I then heard about a one-week graduate development course called Graduate Futures organized by Staffordshire University, which I decided to go to. I found it to be very well set up and useful. There was lots of help and advice in general for all graduates, and also tailored support based on each person’s chosen career industry. There were workshops, speakers, group tasks, and everything was very inclusive of everyone’s abilities.  There was even a great presentation on disability in the workplace. After the course I felt a bit more refreshed as I had previously started getting quite downhearted.  I think most of the people who attended the course have found work.

Alongside everything I was doing freelance work from home in graphic and website design and done two websites for small businesses and bits of design work i.e. business card design etc for friends and family.  But this was hard to come by.  I continued job searching, as I’d like the opportunity to work in a team environment and learn/gain more skills.

It was at the Graduate Futures course I was told about Remploy who are a recruitment agency for people with disabilities.  I thought this was a great opportunity but must say for me personally it wasn’t that helpful.  It was great for access and facilities and everyone was trying to be helpful.  I know many of the people who I met there successfully found work, but I was still stuck. They mainly focus on retail and administration roles, to contact centre jobs, warehousing & logistics, and catering roles.  So the advisers didn’t really look outside of that.  I kept going to Remploy for a couple of months with no luck, so decided to stop going.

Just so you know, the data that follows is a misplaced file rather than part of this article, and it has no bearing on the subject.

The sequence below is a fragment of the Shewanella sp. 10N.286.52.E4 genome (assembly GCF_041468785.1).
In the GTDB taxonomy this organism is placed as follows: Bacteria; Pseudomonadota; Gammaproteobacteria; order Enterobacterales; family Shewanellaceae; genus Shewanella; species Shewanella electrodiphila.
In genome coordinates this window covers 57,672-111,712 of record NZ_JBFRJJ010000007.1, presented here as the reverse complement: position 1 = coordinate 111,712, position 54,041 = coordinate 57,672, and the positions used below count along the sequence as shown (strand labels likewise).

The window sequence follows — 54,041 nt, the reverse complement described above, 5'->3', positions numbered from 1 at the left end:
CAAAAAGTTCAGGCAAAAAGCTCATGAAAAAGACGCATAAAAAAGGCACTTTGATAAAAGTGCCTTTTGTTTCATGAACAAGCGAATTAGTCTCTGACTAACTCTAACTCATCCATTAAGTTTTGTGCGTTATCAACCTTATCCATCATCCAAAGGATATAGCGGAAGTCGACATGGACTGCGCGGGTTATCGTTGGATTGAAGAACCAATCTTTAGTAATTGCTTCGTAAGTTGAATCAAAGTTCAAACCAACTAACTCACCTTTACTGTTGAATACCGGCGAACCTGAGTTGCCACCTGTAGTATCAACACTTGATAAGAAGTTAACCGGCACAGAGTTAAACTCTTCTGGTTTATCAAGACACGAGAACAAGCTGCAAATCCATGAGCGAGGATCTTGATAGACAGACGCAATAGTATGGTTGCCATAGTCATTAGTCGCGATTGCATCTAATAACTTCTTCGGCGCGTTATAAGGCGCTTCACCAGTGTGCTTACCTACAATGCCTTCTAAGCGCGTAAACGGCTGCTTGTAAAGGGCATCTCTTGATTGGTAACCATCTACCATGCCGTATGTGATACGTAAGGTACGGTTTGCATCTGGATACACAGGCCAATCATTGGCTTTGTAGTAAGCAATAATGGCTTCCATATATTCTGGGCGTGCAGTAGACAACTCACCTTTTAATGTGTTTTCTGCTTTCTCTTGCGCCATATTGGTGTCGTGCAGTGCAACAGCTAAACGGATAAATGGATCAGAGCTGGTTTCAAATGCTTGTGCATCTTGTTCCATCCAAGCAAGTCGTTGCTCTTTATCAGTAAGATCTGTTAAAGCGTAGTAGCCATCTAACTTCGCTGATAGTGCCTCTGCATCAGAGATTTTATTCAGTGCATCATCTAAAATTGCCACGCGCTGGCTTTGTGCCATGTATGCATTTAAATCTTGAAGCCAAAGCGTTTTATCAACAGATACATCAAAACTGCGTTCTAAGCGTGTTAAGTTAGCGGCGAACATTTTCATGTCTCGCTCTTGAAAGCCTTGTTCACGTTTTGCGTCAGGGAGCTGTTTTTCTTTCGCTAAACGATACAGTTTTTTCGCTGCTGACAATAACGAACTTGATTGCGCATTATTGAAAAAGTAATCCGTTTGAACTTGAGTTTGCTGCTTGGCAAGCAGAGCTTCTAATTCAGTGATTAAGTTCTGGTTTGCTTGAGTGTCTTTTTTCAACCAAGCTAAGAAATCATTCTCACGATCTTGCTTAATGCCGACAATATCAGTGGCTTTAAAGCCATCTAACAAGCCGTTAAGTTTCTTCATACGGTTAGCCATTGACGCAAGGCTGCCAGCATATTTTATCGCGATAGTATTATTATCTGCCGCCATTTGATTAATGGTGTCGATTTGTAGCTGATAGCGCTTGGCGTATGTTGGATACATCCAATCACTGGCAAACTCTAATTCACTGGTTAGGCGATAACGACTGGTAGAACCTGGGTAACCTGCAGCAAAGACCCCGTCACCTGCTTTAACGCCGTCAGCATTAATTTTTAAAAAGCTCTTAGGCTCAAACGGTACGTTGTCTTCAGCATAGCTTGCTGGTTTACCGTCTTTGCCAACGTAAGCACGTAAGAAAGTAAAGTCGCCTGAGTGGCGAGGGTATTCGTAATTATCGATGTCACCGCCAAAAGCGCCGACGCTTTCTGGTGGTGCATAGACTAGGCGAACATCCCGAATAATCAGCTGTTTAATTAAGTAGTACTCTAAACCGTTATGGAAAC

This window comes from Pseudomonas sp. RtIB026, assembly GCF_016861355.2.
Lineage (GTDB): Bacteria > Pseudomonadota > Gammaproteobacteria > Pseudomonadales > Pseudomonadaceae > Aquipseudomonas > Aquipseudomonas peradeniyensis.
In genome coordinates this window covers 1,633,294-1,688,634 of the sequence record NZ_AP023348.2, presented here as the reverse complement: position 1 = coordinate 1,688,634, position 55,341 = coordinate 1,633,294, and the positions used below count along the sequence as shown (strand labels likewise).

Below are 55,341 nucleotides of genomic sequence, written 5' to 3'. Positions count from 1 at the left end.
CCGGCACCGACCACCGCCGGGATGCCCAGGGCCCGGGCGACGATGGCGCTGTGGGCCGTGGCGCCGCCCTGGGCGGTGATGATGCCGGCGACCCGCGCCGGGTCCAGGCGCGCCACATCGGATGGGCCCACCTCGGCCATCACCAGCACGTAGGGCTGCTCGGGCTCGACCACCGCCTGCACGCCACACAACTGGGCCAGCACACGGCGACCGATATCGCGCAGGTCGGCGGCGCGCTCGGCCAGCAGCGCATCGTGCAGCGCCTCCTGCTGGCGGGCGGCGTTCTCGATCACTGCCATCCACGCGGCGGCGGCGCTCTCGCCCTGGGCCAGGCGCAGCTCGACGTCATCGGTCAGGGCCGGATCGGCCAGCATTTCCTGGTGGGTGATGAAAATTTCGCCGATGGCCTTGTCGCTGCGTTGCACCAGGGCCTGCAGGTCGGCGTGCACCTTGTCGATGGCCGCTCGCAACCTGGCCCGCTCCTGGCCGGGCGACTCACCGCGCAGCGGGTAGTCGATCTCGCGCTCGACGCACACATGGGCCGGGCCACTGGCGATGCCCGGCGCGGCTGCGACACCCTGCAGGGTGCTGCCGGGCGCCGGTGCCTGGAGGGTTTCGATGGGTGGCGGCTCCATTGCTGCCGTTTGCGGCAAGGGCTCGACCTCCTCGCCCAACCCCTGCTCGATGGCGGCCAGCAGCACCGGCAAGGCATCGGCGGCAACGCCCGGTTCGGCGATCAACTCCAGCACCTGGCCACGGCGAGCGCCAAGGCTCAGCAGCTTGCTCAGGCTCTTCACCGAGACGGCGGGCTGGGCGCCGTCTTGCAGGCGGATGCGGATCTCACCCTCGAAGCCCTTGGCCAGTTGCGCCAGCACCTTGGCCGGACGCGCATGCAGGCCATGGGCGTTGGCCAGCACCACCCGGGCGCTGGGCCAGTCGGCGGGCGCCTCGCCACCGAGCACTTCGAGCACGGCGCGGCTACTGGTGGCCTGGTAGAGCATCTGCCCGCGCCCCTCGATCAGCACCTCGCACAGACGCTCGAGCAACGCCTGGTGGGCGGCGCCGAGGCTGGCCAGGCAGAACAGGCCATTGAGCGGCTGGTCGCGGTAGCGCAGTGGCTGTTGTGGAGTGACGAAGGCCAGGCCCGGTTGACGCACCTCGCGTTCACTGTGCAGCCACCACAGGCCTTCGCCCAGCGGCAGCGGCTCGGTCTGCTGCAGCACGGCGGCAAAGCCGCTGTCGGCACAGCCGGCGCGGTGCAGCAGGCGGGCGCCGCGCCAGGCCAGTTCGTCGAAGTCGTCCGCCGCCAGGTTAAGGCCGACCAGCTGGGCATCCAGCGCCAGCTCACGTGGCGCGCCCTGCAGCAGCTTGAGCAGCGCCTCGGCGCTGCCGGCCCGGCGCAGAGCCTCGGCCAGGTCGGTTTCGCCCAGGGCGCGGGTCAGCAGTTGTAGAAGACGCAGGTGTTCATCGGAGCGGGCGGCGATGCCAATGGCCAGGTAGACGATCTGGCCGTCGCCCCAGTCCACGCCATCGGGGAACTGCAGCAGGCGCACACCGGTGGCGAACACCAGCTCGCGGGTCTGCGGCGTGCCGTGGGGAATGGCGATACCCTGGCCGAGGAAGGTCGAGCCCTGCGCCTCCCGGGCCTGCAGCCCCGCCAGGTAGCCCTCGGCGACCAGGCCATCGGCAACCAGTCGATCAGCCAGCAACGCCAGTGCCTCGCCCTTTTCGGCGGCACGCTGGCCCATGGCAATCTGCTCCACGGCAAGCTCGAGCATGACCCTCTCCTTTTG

All the while I was doing my own job searches, freelance work and doing various voluntary work; I worked for one year part time as a Volunteer IT Assistant at a local Day centre called Elwood Day Centre.  Here I helped the IT Tutor, assisting clients with disabilities work through basic IT projects.  I also received physio at the Centre, which was great.  Unfortunately Elwood Day Centre has since closed due to funding cuts.  I also did a couple of month’s remote volunteering as an online Marketing Researcher for YouthNet.  I had to do some website research and document particular information to report back.  As well as this I started a distance-learning course with the NMC in Graphic Design, and later began volunteering with Trailblazers!

I started going to Work Directions, I think they are now called Pathways to work. The office again was accessible and everyone helpful.  However, by now I was receiving more work at home; I am now working on two small websites for individuals, and also doing some freelance graphic design work for a new business that I receive quite regularly now.  I must say the owners of this new business have been very supportive and understanding of my needs and I really enjoy working with them. I have basically had to manage my own pricing negotiations, time planning and project specifications, which has all been a big learning process as I didn’t set out to be working freelance – it just kind of happened!  Being quite busy with work at home I didn’t go back to Work Directions, but am planning to once I have completed my current projects, as they did seem to be more supportive than the Job Centre or Remploy in that they focused more on the future of an individual rather than just getting a job – a bit like what I experienced at the Graduate Futures course.

This is just my experience of the services and attitudes of recruitment agencies, employers etc.  I know many people will have had some similar, and some very differing experiences – it would be great to hear from you!  :-)

Jagz